Assistance systems are a core part of how modern cars keep their occupants as safe as possible. You might have noticed that terms like ‘assisted driving’ have started to become more commonplace in the motoring industry, but actually deciphering what these systems do can prove to be a little confusing.
So let’s dive in and take a look at some of the key assistance systems you need to know about.
Adaptive cruise control takes the fundamentals of the tried-and-tested system and takes things one step further. So whereas standard cruise control is locked at the desired speed, adaptive systems can speed up or slow down the car depending on traffic and the route.
For instance, if you’ve set the system to maintain 70mph on the motorway but a slower car moves out in front of you, the vehicle will automatically slow down before speeding up once that slower car has moved out of the way.
Autonomous Emergency Braking – or AEB – is a core part of assistance packages in new cars. In fact, Euro NCAP has this system as one of its key requirements for a car to achieve a five-star safety rating. The system works by monitoring the road ahead and can automatically apply the brakes should it believe that the driver isn’t responding quickly enough.
Plus, if a driver was momentarily distracted, the system can prevent an accident from taking place.
The blind spot warning system helps to solve a problem that’s quite a common issue while driving – losing a vehicle in your ‘blind spot’. It works by using radar sensors to ‘see’ cars moving into your blind spot and will light up a small indicator in the side mirrors to warn you.
Plus, if the driver goes to indicate with a vehicle still in the blind spot, these lights will flash to alert them.
Electronic Stability Control – or ESC – has actually been around for a little while now. It works in conjunction with the anti-lock braking system to detect when a slide is beginning to happen. By applying small amounts of braking force it can help the driver to keep control of the vehicle.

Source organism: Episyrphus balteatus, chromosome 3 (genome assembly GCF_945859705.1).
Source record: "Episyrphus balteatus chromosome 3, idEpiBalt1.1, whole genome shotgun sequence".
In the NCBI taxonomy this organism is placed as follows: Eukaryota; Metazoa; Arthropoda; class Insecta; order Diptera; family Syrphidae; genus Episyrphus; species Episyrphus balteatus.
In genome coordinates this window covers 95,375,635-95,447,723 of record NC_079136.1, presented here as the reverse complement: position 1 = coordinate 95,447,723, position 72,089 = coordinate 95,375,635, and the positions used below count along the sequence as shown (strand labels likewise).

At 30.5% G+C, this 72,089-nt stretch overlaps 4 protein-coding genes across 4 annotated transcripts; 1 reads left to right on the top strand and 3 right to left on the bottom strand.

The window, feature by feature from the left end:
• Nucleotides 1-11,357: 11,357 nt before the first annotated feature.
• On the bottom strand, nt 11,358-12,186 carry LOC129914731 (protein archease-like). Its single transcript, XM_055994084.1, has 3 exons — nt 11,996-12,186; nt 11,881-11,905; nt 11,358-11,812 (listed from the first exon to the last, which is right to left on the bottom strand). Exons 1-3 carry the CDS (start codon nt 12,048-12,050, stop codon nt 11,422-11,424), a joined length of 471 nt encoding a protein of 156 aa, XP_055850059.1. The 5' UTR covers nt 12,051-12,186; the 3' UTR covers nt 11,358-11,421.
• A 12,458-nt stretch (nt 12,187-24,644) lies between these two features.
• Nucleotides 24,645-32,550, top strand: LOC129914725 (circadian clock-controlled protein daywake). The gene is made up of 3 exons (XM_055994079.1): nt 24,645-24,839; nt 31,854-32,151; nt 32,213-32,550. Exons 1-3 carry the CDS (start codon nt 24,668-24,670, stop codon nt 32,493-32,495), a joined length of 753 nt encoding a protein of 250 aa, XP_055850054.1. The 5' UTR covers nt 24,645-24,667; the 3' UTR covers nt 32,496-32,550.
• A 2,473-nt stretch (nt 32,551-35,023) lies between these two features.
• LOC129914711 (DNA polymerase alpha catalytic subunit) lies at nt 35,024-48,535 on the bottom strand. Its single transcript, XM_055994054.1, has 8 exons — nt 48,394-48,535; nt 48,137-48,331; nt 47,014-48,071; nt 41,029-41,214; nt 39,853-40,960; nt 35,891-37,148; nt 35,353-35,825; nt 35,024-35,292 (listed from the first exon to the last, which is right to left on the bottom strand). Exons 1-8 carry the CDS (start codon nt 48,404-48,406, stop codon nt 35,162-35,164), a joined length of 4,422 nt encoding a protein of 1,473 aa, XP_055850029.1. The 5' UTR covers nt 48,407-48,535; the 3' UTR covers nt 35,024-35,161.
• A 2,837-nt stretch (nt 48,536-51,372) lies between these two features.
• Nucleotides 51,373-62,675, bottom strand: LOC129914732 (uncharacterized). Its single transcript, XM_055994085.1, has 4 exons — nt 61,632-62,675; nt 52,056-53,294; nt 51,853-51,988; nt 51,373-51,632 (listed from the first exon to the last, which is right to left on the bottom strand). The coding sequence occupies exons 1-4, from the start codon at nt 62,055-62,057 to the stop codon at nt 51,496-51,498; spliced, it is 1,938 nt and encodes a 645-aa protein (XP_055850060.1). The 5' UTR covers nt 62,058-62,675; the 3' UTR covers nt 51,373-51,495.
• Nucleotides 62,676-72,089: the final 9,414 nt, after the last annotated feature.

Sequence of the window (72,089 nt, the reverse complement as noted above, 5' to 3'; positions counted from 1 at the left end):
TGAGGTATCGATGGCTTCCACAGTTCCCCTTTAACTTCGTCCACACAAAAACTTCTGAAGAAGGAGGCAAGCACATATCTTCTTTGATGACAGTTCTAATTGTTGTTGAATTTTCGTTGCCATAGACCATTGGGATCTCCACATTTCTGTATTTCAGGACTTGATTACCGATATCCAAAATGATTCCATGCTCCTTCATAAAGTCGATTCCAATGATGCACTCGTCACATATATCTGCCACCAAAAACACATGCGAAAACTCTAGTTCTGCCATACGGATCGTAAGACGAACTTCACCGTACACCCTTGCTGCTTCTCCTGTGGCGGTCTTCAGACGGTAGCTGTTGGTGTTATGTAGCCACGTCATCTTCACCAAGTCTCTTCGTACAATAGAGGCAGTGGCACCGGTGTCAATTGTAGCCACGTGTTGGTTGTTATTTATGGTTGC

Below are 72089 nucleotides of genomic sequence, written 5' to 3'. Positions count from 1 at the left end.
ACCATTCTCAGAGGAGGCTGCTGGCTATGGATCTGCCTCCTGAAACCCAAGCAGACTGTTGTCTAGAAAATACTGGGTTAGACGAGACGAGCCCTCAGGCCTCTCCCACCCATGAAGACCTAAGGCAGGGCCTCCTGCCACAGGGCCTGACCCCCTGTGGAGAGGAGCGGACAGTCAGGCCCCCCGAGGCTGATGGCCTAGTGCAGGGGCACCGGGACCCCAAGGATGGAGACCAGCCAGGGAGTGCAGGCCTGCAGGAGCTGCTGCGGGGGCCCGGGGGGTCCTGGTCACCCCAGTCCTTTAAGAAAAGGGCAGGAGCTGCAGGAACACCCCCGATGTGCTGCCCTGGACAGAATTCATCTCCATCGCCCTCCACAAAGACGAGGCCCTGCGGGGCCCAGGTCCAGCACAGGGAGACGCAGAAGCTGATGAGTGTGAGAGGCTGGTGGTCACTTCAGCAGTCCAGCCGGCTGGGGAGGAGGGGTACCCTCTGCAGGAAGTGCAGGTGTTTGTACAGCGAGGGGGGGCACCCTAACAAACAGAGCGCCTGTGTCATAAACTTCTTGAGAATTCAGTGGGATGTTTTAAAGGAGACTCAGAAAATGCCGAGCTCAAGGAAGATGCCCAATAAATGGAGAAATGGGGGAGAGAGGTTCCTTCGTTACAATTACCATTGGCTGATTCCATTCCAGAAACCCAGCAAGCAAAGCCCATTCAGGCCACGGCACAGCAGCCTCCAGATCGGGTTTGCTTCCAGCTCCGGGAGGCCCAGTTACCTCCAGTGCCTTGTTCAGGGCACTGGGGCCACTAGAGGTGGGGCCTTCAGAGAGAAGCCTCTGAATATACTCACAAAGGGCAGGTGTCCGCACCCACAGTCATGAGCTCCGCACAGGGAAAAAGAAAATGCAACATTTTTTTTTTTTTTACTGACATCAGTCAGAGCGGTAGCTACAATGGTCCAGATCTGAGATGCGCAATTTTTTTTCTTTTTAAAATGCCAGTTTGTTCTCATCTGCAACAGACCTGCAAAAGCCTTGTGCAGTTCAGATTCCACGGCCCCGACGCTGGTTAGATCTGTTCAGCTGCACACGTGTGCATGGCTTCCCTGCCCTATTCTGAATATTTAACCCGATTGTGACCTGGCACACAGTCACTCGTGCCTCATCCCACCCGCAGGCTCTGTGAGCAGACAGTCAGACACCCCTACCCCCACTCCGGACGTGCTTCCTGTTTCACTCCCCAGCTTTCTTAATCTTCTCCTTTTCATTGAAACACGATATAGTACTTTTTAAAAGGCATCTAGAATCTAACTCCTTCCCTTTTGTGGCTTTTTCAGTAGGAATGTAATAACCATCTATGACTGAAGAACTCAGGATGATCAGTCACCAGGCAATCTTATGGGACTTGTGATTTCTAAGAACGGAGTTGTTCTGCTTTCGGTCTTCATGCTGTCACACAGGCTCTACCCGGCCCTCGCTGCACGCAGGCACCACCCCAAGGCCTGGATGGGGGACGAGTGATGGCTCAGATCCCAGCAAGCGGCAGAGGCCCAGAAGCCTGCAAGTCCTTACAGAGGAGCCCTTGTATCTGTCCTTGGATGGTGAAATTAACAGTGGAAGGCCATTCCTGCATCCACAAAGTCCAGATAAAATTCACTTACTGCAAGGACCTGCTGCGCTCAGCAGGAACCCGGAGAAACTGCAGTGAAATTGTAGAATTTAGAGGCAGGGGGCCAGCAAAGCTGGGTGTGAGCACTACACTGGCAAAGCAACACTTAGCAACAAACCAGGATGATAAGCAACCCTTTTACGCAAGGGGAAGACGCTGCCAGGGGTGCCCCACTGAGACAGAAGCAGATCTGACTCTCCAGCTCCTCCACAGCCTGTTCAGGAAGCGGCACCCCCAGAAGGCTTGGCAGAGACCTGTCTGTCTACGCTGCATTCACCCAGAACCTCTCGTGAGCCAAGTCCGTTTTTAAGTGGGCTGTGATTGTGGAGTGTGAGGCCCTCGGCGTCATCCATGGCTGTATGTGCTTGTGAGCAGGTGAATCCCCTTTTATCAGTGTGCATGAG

This could occur during wet weather, for instance, or when the driver is taking evasive action.
A car’s Forward Collision Alert system, much like others here, relies on forward-mounted radars to detect the distance from the vehicle in front. If it finds that the car ahead is slowing down quickly and that the driver isn’t doing enough to slow down appropriately, it will sound an audible warning and flash an alert on the main screen.
This is a particularly useful function on motorways where traffic can very quickly – and unpredictably – slow down.
High beam assist works to provide the best possible illumination at night without dazzling other road users. It operates by automatically switching between main and dipped beams, changing between the two seamlessly and without any driver intervention.
Some cars even have the capability of leaving the light on full beam, with the system automatically ‘splitting’ the light so that oncoming road users can still see.
Lane Departure Warning is a system designed to prevent people from straying into other lanes accidentally. It’s able to ‘see’ the white lines in the road and will automatically sound a warning should it detect the car straying over it without the indicators being activated.
Most versions of this system use a camera mounted just in front – or even attached to – the rearview mirror.
The Lane Keep Assist System has been a hot topic of late as it’s one of the ways in which a car can effectively ‘steer’ itself. It has the same features as the Lane Departure Warning system, but if it notices that the car is going off-course it’ll automatically ‘steer’ the vehicle back into the lane.
However, this is far from ‘self-driving’. The driver must have their hands on the wheel at all times, for instance, and the system will automatically sound an alert if it thinks that the driver isn’t in full control of the vehicle.
Rear Cross-Traffic Alert is a system that is becoming far more commonplace in vehicles these days as it’s an exceptionally useful bit of technology. It can help when reversing out of relatively blind spaces where you’re unable to clearly see if the road is clear to either side of the vehicle.
If, for instance, it detects a vehicle approaching from the side it’ll sound an alert for the driver. Again, it uses rear-mounted sensors to achieve this.
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